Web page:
Victorian Kedgeree


This dish of rice, fish, and curry is believed to have been brought from India to the United Kingdom during the reign of Queen Victoria. Kedgeree, as it’s called, was developed during the British Raj in India. This period in which the British Crown ruled the Indian subcontinent would last from 1858 to 1947.

Today, India is independent from the British Empire, but their cuisine–especially curry –still remains a national dish in England.

I myself am fond of curry, from Japanese curries in the East down to Thai curries in the South-East. However, when I need a quick curry, I like to make some kedgeree.

The recipe I tweaked comes from the Fannie Farmer Cookbook, published in 1965. The original copy was first published in 1896. The simplicity of Kedgeree is that it calls for already cooked ingredients, meaning you can use leftovers and substitute your fish with the canned ones.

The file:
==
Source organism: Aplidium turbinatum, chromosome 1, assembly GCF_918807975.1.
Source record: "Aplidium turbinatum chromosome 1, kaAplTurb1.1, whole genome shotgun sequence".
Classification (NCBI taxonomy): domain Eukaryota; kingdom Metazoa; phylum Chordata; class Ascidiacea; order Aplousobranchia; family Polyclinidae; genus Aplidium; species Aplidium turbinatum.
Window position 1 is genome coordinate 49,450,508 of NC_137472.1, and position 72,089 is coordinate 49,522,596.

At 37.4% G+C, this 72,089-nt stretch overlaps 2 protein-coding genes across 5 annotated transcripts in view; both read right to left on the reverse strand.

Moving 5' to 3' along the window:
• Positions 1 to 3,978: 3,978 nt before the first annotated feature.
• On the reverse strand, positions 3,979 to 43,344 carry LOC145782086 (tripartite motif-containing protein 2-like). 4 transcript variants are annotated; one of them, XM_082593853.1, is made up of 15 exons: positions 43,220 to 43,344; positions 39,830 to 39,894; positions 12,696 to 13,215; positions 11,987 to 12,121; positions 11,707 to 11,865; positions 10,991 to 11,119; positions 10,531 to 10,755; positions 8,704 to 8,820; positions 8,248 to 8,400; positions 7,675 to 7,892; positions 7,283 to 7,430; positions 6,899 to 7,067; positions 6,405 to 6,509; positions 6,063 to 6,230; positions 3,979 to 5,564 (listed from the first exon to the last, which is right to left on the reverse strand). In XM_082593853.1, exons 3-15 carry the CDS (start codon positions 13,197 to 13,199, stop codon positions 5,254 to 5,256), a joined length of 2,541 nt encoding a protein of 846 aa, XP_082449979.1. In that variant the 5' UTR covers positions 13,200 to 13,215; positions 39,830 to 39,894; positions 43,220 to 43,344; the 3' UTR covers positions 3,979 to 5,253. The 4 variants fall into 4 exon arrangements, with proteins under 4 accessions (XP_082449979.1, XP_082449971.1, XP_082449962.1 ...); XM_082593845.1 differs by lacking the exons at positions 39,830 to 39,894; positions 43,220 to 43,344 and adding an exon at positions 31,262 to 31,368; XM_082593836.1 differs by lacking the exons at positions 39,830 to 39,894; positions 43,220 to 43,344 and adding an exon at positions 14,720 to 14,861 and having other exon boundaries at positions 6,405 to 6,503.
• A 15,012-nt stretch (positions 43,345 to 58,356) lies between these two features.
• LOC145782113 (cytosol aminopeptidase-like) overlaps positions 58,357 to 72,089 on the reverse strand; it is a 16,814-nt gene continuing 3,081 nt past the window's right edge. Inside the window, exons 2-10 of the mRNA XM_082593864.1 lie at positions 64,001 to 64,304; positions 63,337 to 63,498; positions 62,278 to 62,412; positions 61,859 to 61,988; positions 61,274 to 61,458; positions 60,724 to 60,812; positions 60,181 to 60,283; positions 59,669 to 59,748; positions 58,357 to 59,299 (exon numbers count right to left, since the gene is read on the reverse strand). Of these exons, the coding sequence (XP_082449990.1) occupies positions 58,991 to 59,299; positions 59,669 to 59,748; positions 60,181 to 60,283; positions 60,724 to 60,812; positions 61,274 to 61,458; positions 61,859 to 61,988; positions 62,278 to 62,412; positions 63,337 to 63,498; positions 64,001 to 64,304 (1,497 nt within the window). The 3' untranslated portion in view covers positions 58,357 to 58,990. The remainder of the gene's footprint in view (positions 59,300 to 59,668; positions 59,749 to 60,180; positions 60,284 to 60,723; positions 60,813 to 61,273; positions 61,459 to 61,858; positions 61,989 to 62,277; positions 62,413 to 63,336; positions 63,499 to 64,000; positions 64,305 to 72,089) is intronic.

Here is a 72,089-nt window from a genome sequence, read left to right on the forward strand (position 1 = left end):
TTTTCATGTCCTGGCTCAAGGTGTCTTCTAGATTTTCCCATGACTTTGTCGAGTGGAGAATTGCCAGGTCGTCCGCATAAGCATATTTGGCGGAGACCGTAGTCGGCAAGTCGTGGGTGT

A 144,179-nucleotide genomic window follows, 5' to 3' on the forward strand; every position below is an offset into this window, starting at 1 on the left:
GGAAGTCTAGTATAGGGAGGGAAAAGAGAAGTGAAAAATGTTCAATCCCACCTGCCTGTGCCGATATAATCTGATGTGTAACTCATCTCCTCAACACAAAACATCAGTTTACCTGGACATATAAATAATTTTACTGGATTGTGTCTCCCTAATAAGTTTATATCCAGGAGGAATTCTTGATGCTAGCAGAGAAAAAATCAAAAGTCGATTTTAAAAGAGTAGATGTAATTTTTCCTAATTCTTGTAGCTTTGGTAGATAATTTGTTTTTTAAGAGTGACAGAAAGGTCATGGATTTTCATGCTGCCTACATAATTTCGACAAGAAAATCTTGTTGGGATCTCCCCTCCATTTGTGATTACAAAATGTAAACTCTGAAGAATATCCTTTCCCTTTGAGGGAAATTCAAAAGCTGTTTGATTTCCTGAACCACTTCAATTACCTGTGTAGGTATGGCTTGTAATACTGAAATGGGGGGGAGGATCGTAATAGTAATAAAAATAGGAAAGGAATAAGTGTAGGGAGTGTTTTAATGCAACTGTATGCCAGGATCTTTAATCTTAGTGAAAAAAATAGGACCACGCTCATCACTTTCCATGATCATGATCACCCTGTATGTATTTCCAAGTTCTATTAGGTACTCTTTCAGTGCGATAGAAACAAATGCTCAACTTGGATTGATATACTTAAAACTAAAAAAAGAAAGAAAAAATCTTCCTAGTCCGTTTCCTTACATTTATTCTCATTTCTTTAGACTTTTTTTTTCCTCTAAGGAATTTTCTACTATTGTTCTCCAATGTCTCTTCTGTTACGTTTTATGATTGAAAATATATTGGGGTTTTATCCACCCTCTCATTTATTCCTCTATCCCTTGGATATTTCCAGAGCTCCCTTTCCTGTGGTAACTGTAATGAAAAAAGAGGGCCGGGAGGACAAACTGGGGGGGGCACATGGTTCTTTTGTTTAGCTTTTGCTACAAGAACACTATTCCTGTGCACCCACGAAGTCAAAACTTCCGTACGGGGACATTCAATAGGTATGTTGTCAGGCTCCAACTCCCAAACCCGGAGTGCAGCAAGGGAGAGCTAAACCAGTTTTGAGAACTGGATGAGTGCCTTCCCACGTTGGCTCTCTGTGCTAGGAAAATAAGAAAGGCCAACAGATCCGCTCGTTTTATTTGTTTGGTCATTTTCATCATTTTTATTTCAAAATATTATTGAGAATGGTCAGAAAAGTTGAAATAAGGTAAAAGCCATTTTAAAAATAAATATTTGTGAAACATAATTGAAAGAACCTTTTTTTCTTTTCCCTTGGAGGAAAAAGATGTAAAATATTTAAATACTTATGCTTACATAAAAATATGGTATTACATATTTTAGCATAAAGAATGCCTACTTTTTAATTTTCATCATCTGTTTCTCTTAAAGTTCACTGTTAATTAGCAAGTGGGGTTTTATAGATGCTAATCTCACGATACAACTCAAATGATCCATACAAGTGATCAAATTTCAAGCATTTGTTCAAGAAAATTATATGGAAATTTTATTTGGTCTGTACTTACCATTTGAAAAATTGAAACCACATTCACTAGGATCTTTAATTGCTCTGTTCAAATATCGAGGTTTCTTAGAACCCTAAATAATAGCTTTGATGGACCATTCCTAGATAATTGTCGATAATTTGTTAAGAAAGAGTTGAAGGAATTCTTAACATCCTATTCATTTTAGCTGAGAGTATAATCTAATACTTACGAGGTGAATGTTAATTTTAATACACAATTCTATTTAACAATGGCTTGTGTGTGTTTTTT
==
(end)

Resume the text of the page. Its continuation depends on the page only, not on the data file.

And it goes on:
1. 1 c. cooked rice
  2. 1 hard boiled egg
  3. 2 Tbs. chopped parsley 
  4. 1 c. cooked fish, flaked
  5. 1/8 c. cream
  6. 1/4 tsp. curry powder
  7. Salt and black pepper, to taste 

To begin, in a bowl combine the rice, fish, curry powder, salt and pepper, 1 tablespoon of parsley, and cream. Mix everything well. Then plate it up, and garnish with more parsley and the egg. And enjoy!

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